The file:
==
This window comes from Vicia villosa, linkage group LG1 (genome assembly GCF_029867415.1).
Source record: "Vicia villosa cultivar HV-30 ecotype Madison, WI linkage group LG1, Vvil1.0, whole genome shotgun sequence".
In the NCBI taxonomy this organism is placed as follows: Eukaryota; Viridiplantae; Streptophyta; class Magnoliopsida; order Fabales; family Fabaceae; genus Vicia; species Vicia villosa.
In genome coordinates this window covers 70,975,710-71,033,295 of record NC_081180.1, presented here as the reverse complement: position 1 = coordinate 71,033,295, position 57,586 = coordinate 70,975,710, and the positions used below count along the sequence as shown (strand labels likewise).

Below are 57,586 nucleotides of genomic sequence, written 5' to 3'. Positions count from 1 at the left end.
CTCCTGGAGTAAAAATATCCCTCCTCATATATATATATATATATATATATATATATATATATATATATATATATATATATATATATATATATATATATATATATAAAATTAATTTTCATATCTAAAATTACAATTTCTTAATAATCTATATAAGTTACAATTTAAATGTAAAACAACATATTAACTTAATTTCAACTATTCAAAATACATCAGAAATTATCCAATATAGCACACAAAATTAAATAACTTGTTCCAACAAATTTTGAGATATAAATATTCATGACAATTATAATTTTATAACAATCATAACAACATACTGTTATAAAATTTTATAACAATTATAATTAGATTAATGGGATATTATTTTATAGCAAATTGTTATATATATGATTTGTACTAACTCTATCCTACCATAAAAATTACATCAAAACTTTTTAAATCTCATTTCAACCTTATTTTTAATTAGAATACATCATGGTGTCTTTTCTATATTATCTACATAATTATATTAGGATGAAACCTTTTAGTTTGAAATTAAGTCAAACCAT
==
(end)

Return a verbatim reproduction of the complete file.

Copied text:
This window comes from Vicia villosa, linkage group LG1 (genome assembly GCF_029867415.1).
Source record: "Vicia villosa cultivar HV-30 ecotype Madison, WI linkage group LG1, Vvil1.0, whole genome shotgun sequence".
In the NCBI taxonomy this organism is placed as follows: Eukaryota; Viridiplantae; Streptophyta; class Magnoliopsida; order Fabales; family Fabaceae; genus Vicia; species Vicia villosa.
In genome coordinates this window covers 70,975,710-71,033,295 of record NC_081180.1, presented here as the reverse complement: position 1 = coordinate 71,033,295, position 57,586 = coordinate 70,975,710, and the positions used below count along the sequence as shown (strand labels likewise).

Below are 57,586 nucleotides of genomic sequence, written 5' to 3'. Positions count from 1 at the left end.
CTCCTGGAGTAAAAATATCCCTCCTCATATATATATATATATATATATATATATATATATATATATATATATATATATATATATATATATATATATATATATATAAAATTAATTTTCATATCTAAAATTACAATTTCTTAATAATCTATATAAGTTACAATTTAAATGTAAAACAACATATTAACTTAATTTCAACTATTCAAAATACATCAGAAATTATCCAATATAGCACACAAAATTAAATAACTTGTTCCAACAAATTTTGAGATATAAATATTCATGACAATTATAATTTTATAACAATCATAACAACATACTGTTATAAAATTTTATAACAATTATAATTAGATTAATGGGATATTATTTTATAGCAAATTGTTATATATATGATTTGTACTAACTCTATCCTACCATAAAAATTACATCAAAACTTTTTAAATCTCATTTCAACCTTATTTTTAATTAGAATACATCATGGTGTCTTTTCTATATTATCTACATAATTATATTAGGATGAAACCTTTTAGTTTGAAATTAAGTCAAACCAT